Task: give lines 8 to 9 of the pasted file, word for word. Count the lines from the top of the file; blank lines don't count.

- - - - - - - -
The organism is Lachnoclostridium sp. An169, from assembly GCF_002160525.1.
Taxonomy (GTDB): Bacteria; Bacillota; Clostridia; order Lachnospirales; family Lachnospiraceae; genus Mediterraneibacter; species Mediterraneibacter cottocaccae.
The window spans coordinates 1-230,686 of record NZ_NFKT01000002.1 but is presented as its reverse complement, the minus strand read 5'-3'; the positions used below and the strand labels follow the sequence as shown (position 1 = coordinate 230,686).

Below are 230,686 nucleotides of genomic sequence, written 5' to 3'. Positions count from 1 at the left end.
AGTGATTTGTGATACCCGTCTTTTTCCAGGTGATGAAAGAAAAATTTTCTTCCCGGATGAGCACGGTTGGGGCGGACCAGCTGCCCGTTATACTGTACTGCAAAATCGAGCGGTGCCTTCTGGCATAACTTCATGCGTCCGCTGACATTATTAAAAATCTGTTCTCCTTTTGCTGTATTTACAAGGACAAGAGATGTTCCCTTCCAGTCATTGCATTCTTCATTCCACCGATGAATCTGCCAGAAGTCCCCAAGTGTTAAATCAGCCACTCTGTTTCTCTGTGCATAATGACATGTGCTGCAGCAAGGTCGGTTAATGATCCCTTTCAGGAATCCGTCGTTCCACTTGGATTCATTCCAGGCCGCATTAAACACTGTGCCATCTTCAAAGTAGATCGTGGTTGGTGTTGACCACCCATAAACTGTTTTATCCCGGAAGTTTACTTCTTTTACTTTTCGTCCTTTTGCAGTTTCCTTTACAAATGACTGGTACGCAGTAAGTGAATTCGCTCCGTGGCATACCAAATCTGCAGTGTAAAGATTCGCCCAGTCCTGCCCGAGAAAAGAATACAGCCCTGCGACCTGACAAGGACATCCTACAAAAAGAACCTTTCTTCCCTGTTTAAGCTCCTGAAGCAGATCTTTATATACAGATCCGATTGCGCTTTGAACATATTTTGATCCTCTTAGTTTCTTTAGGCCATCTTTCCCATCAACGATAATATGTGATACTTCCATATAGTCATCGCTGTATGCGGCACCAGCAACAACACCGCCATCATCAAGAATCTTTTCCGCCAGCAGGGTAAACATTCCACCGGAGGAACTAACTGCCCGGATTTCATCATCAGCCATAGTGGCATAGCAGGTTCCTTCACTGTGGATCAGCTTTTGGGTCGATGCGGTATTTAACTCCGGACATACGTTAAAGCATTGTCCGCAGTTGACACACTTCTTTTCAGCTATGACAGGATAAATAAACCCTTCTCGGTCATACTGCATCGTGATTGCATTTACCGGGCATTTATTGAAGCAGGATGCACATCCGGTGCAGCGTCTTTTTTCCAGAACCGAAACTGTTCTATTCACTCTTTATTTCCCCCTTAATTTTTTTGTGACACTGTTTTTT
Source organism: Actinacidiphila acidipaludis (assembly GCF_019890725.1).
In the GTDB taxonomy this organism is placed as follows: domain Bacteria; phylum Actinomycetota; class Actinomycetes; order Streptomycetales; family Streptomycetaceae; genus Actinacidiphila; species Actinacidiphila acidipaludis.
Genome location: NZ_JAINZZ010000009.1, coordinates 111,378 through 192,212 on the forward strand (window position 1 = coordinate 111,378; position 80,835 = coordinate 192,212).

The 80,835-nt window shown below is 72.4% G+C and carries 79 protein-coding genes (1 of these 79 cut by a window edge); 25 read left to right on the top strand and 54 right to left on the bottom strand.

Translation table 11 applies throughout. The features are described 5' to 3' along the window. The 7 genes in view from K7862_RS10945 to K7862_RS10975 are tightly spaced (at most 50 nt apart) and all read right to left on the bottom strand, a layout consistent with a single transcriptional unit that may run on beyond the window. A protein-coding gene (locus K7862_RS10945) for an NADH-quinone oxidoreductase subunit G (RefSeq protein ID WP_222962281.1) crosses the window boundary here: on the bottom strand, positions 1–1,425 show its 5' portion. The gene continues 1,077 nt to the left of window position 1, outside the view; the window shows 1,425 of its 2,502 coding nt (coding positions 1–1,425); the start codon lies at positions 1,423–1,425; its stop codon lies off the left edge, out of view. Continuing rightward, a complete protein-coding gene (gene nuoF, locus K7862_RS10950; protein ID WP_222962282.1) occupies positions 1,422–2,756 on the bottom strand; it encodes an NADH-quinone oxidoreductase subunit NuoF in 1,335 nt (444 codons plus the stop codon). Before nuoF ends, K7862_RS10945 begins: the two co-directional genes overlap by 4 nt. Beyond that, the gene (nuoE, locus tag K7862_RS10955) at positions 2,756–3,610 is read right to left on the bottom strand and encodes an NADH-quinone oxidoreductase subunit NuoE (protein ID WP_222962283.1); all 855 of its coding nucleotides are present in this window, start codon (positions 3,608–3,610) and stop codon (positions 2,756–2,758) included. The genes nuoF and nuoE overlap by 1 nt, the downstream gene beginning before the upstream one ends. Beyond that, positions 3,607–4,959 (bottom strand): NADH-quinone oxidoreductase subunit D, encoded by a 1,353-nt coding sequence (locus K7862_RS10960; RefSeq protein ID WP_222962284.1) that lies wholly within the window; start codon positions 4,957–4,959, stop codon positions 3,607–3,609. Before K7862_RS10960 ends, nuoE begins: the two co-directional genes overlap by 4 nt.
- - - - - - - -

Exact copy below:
Genome location: NZ_JAINZZ010000009.1, coordinates 111,378 through 192,212 on the forward strand (window position 1 = coordinate 111,378; position 80,835 = coordinate 192,212).

The 80,835-nt window shown below is 72.4% G+C and carries 79 protein-coding genes (1 of these 79 cut by a window edge); 25 read left to right on the top strand and 54 right to left on the bottom strand.